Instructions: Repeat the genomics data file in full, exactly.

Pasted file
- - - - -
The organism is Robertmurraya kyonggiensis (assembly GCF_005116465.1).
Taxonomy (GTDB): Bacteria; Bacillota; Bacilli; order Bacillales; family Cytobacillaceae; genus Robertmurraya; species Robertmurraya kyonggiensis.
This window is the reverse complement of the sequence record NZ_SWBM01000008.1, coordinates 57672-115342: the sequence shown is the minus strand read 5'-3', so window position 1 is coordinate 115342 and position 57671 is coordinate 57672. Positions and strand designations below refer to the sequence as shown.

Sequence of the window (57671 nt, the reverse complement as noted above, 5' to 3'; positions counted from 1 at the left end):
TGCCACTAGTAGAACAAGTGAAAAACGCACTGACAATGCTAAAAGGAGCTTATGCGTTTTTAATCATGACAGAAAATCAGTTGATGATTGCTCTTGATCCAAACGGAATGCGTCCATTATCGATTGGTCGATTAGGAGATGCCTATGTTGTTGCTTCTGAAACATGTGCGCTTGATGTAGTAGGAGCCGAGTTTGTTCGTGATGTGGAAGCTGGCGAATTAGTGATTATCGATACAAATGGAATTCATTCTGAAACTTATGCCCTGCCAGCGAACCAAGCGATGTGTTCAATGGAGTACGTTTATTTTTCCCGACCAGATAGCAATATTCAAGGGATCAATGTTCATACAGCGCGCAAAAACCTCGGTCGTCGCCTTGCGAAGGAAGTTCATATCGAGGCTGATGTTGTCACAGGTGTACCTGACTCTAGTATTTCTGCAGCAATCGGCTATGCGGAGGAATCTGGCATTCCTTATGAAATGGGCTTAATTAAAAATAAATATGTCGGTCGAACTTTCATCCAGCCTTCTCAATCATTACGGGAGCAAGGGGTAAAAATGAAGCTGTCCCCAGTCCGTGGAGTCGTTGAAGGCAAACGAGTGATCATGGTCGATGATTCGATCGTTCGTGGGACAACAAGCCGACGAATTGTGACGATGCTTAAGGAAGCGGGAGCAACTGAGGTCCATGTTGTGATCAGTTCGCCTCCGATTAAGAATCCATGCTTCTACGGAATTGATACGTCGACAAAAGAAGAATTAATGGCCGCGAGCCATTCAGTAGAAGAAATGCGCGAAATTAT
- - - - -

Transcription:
The organism is Robertmurraya kyonggiensis (assembly GCF_005116465.1).
Taxonomy (GTDB): Bacteria; Bacillota; Bacilli; order Bacillales; family Cytobacillaceae; genus Robertmurraya; species Robertmurraya kyonggiensis.
This window is the reverse complement of the sequence record NZ_SWBM01000008.1, coordinates 57672-115342: the sequence shown is the minus strand read 5'-3', so window position 1 is coordinate 115342 and position 57671 is coordinate 57672. Positions and strand designations below refer to the sequence as shown.

Sequence of the window (57671 nt, the reverse complement as noted above, 5' to 3'; positions counted from 1 at the left end):
TGCCACTAGTAGAACAAGTGAAAAACGCACTGACAATGCTAAAAGGAGCTTATGCGTTTTTAATCATGACAGAAAATCAGTTGATGATTGCTCTTGATCCAAACGGAATGCGTCCATTATCGATTGGTCGATTAGGAGATGCCTATGTTGTTGCTTCTGAAACATGTGCGCTTGATGTAGTAGGAGCCGAGTTTGTTCGTGATGTGGAAGCTGGCGAATTAGTGATTATCGATACAAATGGAATTCATTCTGAAACTTATGCCCTGCCAGCGAACCAAGCGATGTGTTCAATGGAGTACGTTTATTTTTCCCGACCAGATAGCAATATTCAAGGGATCAATGTTCATACAGCGCGCAAAAACCTCGGTCGTCGCCTTGCGAAGGAAGTTCATATCGAGGCTGATGTTGTCACAGGTGTACCTGACTCTAGTATTTCTGCAGCAATCGGCTATGCGGAGGAATCTGGCATTCCTTATGAAATGGGCTTAATTAAAAATAAATATGTCGGTCGAACTTTCATCCAGCCTTCTCAATCATTACGGGAGCAAGGGGTAAAAATGAAGCTGTCCCCAGTCCGTGGAGTCGTTGAAGGCAAACGAGTGATCATGGTCGATGATTCGATCGTTCGTGGGACAACAAGCCGACGAATTGTGACGATGCTTAAGGAAGCGGGAGCAACTGAGGTCCATGTTGTGATCAGTTCGCCTCCGATTAAGAATCCATGCTTCTACGGAATTGATACGTCGACAAAAGAAGAATTAATGGCCGCGAGCCATTCAGTAGAAGAAATGCGCGAAATTAT